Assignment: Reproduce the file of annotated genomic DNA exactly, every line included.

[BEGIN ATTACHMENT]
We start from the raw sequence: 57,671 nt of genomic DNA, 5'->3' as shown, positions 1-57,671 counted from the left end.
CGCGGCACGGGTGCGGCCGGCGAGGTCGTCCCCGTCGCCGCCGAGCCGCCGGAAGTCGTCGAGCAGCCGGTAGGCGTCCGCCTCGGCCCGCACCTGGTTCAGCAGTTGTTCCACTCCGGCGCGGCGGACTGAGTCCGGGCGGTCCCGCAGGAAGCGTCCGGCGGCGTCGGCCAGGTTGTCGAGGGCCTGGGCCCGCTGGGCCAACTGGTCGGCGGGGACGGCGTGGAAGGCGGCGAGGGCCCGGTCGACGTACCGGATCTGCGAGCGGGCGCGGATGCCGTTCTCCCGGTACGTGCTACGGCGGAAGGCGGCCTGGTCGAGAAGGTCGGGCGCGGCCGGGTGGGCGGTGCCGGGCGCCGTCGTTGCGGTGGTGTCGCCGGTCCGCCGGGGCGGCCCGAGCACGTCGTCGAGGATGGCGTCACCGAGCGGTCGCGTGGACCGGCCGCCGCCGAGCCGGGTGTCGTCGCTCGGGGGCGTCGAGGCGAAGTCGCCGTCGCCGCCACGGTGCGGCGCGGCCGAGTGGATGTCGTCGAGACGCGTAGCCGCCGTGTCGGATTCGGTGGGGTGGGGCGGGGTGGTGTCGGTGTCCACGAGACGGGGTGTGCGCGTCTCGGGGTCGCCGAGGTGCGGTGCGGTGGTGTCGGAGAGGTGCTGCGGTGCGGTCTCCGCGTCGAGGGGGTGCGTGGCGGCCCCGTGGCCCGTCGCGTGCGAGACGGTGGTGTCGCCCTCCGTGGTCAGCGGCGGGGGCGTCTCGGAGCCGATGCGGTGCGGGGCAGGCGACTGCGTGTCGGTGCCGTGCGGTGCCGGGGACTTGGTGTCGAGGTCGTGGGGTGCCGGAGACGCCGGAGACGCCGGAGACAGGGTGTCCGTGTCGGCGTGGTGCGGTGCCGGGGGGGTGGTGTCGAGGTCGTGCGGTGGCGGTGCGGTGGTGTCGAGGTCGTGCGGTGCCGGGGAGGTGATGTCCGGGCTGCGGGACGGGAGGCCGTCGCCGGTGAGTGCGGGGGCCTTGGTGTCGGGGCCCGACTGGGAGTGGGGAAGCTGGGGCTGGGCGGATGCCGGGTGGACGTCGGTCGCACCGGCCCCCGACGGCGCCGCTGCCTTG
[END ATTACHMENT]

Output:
We start from the raw sequence: 57,671 nt of genomic DNA, 5'->3' as shown, positions 1-57,671 counted from the left end.
CGCGGCACGGGTGCGGCCGGCGAGGTCGTCCCCGTCGCCGCCGAGCCGCCGGAAGTCGTCGAGCAGCCGGTAGGCGTCCGCCTCGGCCCGCACCTGGTTCAGCAGTTGTTCCACTCCGGCGCGGCGGACTGAGTCCGGGCGGTCCCGCAGGAAGCGTCCGGCGGCGTCGGCCAGGTTGTCGAGGGCCTGGGCCCGCTGGGCCAACTGGTCGGCGGGGACGGCGTGGAAGGCGGCGAGGGCCCGGTCGACGTACCGGATCTGCGAGCGGGCGCGGATGCCGTTCTCCCGGTACGTGCTACGGCGGAAGGCGGCCTGGTCGAGAAGGTCGGGCGCGGCCGGGTGGGCGGTGCCGGGCGCCGTCGTTGCGGTGGTGTCGCCGGTCCGCCGGGGCGGCCCGAGCACGTCGTCGAGGATGGCGTCACCGAGCGGTCGCGTGGACCGGCCGCCGCCGAGCCGGGTGTCGTCGCTCGGGGGCGTCGAGGCGAAGTCGCCGTCGCCGCCACGGTGCGGCGCGGCCGAGTGGATGTCGTCGAGACGCGTAGCCGCCGTGTCGGATTCGGTGGGGTGGGGCGGGGTGGTGTCGGTGTCCACGAGACGGGGTGTGCGCGTCTCGGGGTCGCCGAGGTGCGGTGCGGTGGTGTCGGAGAGGTGCTGCGGTGCGGTCTCCGCGTCGAGGGGGTGCGTGGCGGCCCCGTGGCCCGTCGCGTGCGAGACGGTGGTGTCGCCCTCCGTGGTCAGCGGCGGGGGCGTCTCGGAGCCGATGCGGTGCGGGGCAGGCGACTGCGTGTCGGTGCCGTGCGGTGCCGGGGACTTGGTGTCGAGGTCGTGGGGTGCCGGAGACGCCGGAGACGCCGGAGACAGGGTGTCCGTGTCGGCGTGGTGCGGTGCCGGGGGGGTGGTGTCGAGGTCGTGCGGTGGCGGTGCGGTGGTGTCGAGGTCGTGCGGTGCCGGGGAGGTGATGTCCGGGCTGCGGGACGGGAGGCCGTCGCCGGTGAGTGCGGGGGCCTTGGTGTCGGGGCCCGACTGGGAGTGGGGAAGCTGGGGCTGGGCGGATGCCGGGTGGACGTCGGTCGCACCGGCCCCCGACGGCGCCGCTGCCTTG